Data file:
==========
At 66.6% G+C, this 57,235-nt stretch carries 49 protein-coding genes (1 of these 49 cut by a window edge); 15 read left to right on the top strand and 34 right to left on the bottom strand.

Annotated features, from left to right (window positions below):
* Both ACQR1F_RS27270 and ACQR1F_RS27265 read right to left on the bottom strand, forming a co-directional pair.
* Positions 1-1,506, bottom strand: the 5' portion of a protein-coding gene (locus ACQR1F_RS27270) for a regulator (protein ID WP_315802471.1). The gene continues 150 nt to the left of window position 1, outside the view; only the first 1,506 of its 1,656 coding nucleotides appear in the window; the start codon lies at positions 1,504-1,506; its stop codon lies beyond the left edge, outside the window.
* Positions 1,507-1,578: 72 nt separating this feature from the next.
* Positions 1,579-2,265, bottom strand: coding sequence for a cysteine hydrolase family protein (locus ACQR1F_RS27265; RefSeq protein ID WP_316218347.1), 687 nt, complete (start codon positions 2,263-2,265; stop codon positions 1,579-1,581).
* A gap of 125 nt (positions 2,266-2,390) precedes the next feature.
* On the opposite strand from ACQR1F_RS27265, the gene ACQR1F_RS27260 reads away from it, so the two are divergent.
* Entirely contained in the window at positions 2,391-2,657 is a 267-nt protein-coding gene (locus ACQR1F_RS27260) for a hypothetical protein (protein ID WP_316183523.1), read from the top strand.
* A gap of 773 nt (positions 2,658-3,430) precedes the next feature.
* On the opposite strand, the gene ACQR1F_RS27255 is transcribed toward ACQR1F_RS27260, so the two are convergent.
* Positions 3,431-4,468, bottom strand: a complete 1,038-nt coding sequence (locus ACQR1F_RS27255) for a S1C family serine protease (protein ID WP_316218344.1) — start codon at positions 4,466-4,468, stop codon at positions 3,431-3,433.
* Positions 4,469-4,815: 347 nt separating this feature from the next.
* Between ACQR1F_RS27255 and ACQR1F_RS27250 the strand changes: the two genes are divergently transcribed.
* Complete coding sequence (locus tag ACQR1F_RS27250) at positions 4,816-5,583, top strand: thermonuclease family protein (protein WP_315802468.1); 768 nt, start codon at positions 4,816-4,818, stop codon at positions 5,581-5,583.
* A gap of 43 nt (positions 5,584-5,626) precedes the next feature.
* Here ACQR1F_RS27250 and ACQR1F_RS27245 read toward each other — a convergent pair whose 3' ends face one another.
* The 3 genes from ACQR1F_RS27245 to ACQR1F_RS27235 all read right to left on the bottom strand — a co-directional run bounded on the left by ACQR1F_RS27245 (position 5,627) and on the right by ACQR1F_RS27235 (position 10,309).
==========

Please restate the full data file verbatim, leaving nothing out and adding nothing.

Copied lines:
At 66.6% G+C, this 57,235-nt stretch carries 49 protein-coding genes (1 of these 49 cut by a window edge); 15 read left to right on the top strand and 34 right to left on the bottom strand.

Annotated features, from left to right (window positions below):
* Both ACQR1F_RS27270 and ACQR1F_RS27265 read right to left on the bottom strand, forming a co-directional pair.
* Positions 1-1,506, bottom strand: the 5' portion of a protein-coding gene (locus ACQR1F_RS27270) for a regulator (protein ID WP_315802471.1). The gene continues 150 nt to the left of window position 1, outside the view; only the first 1,506 of its 1,656 coding nucleotides appear in the window; the start codon lies at positions 1,504-1,506; its stop codon lies beyond the left edge, outside the window.
* Positions 1,507-1,578: 72 nt separating this feature from the next.
* Positions 1,579-2,265, bottom strand: coding sequence for a cysteine hydrolase family protein (locus ACQR1F_RS27265; RefSeq protein ID WP_316218347.1), 687 nt, complete (start codon positions 2,263-2,265; stop codon positions 1,579-1,581).
* A gap of 125 nt (positions 2,266-2,390) precedes the next feature.
* On the opposite strand from ACQR1F_RS27265, the gene ACQR1F_RS27260 reads away from it, so the two are divergent.
* Entirely contained in the window at positions 2,391-2,657 is a 267-nt protein-coding gene (locus ACQR1F_RS27260) for a hypothetical protein (protein ID WP_316183523.1), read from the top strand.
* A gap of 773 nt (positions 2,658-3,430) precedes the next feature.
* On the opposite strand, the gene ACQR1F_RS27255 is transcribed toward ACQR1F_RS27260, so the two are convergent.
* Positions 3,431-4,468, bottom strand: a complete 1,038-nt coding sequence (locus ACQR1F_RS27255) for a S1C family serine protease (protein ID WP_316218344.1) — start codon at positions 4,466-4,468, stop codon at positions 3,431-3,433.
* Positions 4,469-4,815: 347 nt separating this feature from the next.
* Between ACQR1F_RS27255 and ACQR1F_RS27250 the strand changes: the two genes are divergently transcribed.
* Complete coding sequence (locus tag ACQR1F_RS27250) at positions 4,816-5,583, top strand: thermonuclease family protein (protein WP_315802468.1); 768 nt, start codon at positions 4,816-4,818, stop codon at positions 5,581-5,583.
* A gap of 43 nt (positions 5,584-5,626) precedes the next feature.
* Here ACQR1F_RS27250 and ACQR1F_RS27245 read toward each other — a convergent pair whose 3' ends face one another.
* The 3 genes from ACQR1F_RS27245 to ACQR1F_RS27235 all read right to left on the bottom strand — a co-directional run bounded on the left by ACQR1F_RS27245 (position 5,627) and on the right by ACQR1F_RS27235 (position 10,309).